New Delhi is a city in India that is facing constant water shortages. The city residents have problems of accessing clean and quality water. The demand for water in New Delhi is currently estimated to be 800 MCD while all the available water sources can supply an estimated 650 MGD. It explains the frequent water shortages. There are major disagreements between Haryana and New Delhi regarding how to share the water and the dispute has never been solved through official channels (Cassen, 2011). There are myriad causes and contributing factors to New Delhi’s escalating water problem. The first contributing factor to the water problem in New Delhi is the high rate of growth of slums in different parts of the city. The high population growth in New Delhi has left thousands of people in the city with no reliable supply of clean drinking water neither can they access the sanitation services (Cassen, 2011).
Another major factor that complicates the problem in New Delhi unique is the depletion of ground water table. Because of the high rate of urbanization, the penetration of the rainwater into the ground has reduced significantly. Therefore, the recharge of the ground water has been gradually diminishing (Parr, Arnell, McMichael, Martens, Kovats & Fischer, 2011). In the last decade alone, the ground water resources have experienced a decline of between four and ten meters. The bore wells have also been drying out making it hard for the city residents to depend on the ground water. The city also experiences rainfall deficits and warmer climate further fueling the water shortage for the city residents (Kumar, Singh & Sharma, 2005).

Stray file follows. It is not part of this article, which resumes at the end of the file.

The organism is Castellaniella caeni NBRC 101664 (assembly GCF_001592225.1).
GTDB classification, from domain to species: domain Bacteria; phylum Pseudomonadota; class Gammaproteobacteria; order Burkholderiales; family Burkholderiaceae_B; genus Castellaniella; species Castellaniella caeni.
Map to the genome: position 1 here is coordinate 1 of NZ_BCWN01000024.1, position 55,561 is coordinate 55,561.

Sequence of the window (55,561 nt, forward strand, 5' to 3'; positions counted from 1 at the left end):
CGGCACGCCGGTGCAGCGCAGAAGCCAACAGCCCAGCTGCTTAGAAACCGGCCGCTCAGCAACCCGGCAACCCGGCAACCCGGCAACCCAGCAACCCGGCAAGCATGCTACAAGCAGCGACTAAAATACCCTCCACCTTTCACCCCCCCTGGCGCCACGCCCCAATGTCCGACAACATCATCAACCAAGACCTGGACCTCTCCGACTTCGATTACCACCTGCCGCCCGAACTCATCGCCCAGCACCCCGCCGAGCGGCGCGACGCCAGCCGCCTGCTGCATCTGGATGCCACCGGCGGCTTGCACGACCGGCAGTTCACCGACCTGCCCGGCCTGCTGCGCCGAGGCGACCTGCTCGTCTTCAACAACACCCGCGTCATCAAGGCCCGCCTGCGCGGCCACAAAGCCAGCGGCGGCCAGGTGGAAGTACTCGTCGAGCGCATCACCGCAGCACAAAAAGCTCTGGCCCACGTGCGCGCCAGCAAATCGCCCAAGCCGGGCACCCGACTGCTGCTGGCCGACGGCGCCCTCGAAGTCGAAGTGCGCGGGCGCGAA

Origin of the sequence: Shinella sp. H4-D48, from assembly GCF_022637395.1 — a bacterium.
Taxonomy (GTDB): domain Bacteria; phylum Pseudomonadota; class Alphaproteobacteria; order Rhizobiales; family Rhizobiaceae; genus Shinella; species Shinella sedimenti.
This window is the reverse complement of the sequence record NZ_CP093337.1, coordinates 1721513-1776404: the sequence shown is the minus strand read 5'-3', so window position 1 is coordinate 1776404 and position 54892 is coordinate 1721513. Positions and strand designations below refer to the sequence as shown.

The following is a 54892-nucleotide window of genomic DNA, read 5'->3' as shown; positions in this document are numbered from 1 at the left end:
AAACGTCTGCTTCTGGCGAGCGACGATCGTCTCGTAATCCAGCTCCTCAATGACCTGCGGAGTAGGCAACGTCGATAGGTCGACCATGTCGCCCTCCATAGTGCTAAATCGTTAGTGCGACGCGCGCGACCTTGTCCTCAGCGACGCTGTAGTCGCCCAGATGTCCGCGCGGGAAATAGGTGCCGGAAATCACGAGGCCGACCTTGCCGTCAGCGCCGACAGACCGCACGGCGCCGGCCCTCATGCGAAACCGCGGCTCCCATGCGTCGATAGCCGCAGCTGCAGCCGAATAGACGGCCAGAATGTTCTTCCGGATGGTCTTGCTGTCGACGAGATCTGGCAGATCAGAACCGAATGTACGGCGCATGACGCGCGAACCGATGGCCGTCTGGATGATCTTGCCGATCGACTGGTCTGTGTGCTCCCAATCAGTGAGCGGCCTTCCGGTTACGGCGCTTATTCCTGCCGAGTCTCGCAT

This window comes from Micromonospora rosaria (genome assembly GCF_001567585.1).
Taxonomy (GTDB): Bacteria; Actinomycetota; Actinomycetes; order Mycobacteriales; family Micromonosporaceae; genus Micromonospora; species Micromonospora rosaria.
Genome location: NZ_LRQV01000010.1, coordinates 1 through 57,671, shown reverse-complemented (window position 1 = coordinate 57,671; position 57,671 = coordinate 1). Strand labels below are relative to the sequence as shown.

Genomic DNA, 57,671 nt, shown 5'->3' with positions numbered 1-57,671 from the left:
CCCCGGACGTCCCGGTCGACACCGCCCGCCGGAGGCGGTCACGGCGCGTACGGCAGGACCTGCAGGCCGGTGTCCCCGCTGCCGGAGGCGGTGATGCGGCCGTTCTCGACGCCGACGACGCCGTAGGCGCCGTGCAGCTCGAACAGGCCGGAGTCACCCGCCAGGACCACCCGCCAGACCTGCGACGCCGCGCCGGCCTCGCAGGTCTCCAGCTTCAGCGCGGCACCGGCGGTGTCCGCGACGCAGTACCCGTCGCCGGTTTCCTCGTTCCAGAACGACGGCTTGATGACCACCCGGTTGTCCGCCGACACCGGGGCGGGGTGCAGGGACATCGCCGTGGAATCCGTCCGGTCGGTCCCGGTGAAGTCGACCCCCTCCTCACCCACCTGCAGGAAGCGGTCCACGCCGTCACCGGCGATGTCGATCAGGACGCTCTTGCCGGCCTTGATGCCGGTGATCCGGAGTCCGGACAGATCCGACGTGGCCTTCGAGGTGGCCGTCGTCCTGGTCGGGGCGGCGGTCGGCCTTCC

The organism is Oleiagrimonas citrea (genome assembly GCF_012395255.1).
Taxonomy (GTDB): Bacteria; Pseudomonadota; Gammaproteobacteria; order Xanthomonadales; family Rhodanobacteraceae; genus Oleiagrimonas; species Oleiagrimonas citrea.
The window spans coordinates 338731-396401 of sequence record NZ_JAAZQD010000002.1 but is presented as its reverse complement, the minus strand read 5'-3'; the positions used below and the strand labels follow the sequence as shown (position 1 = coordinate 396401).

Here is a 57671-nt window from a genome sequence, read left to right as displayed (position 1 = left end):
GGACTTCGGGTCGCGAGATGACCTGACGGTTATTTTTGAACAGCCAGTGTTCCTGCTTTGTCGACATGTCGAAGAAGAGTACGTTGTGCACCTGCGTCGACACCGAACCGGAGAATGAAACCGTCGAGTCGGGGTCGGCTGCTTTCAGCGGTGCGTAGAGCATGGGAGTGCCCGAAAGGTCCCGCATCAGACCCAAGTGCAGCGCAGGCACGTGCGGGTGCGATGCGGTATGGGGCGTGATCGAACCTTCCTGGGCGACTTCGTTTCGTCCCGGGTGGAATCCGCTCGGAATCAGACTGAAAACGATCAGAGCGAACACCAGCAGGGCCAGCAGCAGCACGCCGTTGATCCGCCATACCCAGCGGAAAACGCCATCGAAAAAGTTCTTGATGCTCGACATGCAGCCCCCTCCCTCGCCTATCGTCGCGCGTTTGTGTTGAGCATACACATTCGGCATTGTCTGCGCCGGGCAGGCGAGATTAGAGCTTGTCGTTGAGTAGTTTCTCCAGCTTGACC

The Delhi Jal Board, on the other hand, has failed in its mandate and has been unable to efficiently manage the distribution of water in the different parts of the city. The board has failed in connecting different neighborhoods to piped water. Many localities depend on water tankers to supply them with water that has never been enough to suit their needs. During every summer, the city has to depend on the neighboring states of Punjab, Haryana, Uttarakhand and Uttar Pradesh for water supply (Gaur, Biggs, Gumma, Parthasaradhi, & Turral, 2008).The city has failed to utilize water from Yamuna River that is strategically located due to poor water management that leads to wastage. The Delhi Jab board has also been unsuccessful in maintaining the water infrastructure in the city leading to pipe leakages and the water lost due to the leakages accounts for over 50% of the total amount. The available 600 waterbodies need replenishment (Parr et al., 2011). The city is also struggling with the problem of the unmetered water supply that also contributes to the water shortage. The city of New Delhi also has no facilities that can handle water treatment properly.
The inefficiency in water treatment has therefore resulted in the lack of adequate potable water because the sewage water cannot be treated to for human consumption in the city. It can therefore, be concluded that poor urban planning and management of water is to blame for the growing problem of water shortages in New Delhi (Gaur et al., 2008). The scenario is, however, a solvable problem if correct methods and creativity are utilized. The people of India can focus on solving the problem of water shortage especially by using methods that promote efficient use of the little available water. Below are some of the solutions that can be devised to combat the water shortage problem (Batchelor, Ram & Manohar, 2013).